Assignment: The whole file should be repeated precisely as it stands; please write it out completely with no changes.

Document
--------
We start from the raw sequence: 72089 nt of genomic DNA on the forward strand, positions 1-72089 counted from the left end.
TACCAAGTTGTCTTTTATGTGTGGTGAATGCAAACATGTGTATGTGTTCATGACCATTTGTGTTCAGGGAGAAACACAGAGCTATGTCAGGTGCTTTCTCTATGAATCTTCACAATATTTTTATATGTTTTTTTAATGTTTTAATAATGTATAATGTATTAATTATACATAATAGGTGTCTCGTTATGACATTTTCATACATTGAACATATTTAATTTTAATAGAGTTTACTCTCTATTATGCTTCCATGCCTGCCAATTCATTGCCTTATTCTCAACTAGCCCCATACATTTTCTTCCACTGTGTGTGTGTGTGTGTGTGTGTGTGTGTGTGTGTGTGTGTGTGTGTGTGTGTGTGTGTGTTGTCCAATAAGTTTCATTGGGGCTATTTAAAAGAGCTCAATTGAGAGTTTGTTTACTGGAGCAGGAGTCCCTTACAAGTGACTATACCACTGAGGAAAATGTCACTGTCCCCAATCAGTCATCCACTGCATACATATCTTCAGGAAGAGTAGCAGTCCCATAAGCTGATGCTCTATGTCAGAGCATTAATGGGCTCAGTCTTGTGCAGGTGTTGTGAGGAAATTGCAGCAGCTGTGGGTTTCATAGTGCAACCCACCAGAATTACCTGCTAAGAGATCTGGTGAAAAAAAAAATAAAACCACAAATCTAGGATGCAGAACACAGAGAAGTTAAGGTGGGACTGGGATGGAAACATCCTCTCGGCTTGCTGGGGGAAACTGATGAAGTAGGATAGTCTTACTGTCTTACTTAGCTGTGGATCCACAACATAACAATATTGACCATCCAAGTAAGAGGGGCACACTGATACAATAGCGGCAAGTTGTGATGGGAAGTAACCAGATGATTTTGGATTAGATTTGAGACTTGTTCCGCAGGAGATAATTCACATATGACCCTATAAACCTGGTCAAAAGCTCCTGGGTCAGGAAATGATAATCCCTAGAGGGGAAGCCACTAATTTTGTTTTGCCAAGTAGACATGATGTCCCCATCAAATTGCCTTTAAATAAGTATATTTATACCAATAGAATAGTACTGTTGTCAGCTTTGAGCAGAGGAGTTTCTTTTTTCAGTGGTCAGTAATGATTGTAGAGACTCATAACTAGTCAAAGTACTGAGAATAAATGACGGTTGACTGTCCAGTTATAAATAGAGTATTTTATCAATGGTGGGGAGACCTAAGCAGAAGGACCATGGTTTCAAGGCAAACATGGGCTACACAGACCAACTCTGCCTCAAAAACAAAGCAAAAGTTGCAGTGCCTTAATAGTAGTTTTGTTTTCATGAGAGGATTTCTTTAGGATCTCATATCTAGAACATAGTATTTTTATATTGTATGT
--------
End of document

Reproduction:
We start from the raw sequence: 72089 nt of genomic DNA on the forward strand, positions 1-72089 counted from the left end.
TACCAAGTTGTCTTTTATGTGTGGTGAATGCAAACATGTGTATGTGTTCATGACCATTTGTGTTCAGGGAGAAACACAGAGCTATGTCAGGTGCTTTCTCTATGAATCTTCACAATATTTTTATATGTTTTTTTAATGTTTTAATAATGTATAATGTATTAATTATACATAATAGGTGTCTCGTTATGACATTTTCATACATTGAACATATTTAATTTTAATAGAGTTTACTCTCTATTATGCTTCCATGCCTGCCAATTCATTGCCTTATTCTCAACTAGCCCCATACATTTTCTTCCACTGTGTGTGTGTGTGTGTGTGTGTGTGTGTGTGTGTGTGTGTGTGTGTGTGTGTGTGTGTGTTGTCCAATAAGTTTCATTGGGGCTATTTAAAAGAGCTCAATTGAGAGTTTGTTTACTGGAGCAGGAGTCCCTTACAAGTGACTATACCACTGAGGAAAATGTCACTGTCCCCAATCAGTCATCCACTGCATACATATCTTCAGGAAGAGTAGCAGTCCCATAAGCTGATGCTCTATGTCAGAGCATTAATGGGCTCAGTCTTGTGCAGGTGTTGTGAGGAAATTGCAGCAGCTGTGGGTTTCATAGTGCAACCCACCAGAATTACCTGCTAAGAGATCTGGTGAAAAAAAAAATAAAACCACAAATCTAGGATGCAGAACACAGAGAAGTTAAGGTGGGACTGGGATGGAAACATCCTCTCGGCTTGCTGGGGGAAACTGATGAAGTAGGATAGTCTTACTGTCTTACTTAGCTGTGGATCCACAACATAACAATATTGACCATCCAAGTAAGAGGGGCACACTGATACAATAGCGGCAAGTTGTGATGGGAAGTAACCAGATGATTTTGGATTAGATTTGAGACTTGTTCCGCAGGAGATAATTCACATATGACCCTATAAACCTGGTCAAAAGCTCCTGGGTCAGGAAATGATAATCCCTAGAGGGGAAGCCACTAATTTTGTTTTGCCAAGTAGACATGATGTCCCCATCAAATTGCCTTTAAATAAGTATATTTATACCAATAGAATAGTACTGTTGTCAGCTTTGAGCAGAGGAGTTTCTTTTTTCAGTGGTCAGTAATGATTGTAGAGACTCATAACTAGTCAAAGTACTGAGAATAAATGACGGTTGACTGTCCAGTTATAAATAGAGTATTTTATCAATGGTGGGGAGACCTAAGCAGAAGGACCATGGTTTCAAGGCAAACATGGGCTACACAGACCAACTCTGCCTCAAAAACAAAGCAAAAGTTGCAGTGCCTTAATAGTAGTTTTGTTTTCATGAGAGGATTTCTTTAGGATCTCATATCTAGAACATAGTATTTTTATATTGTATGT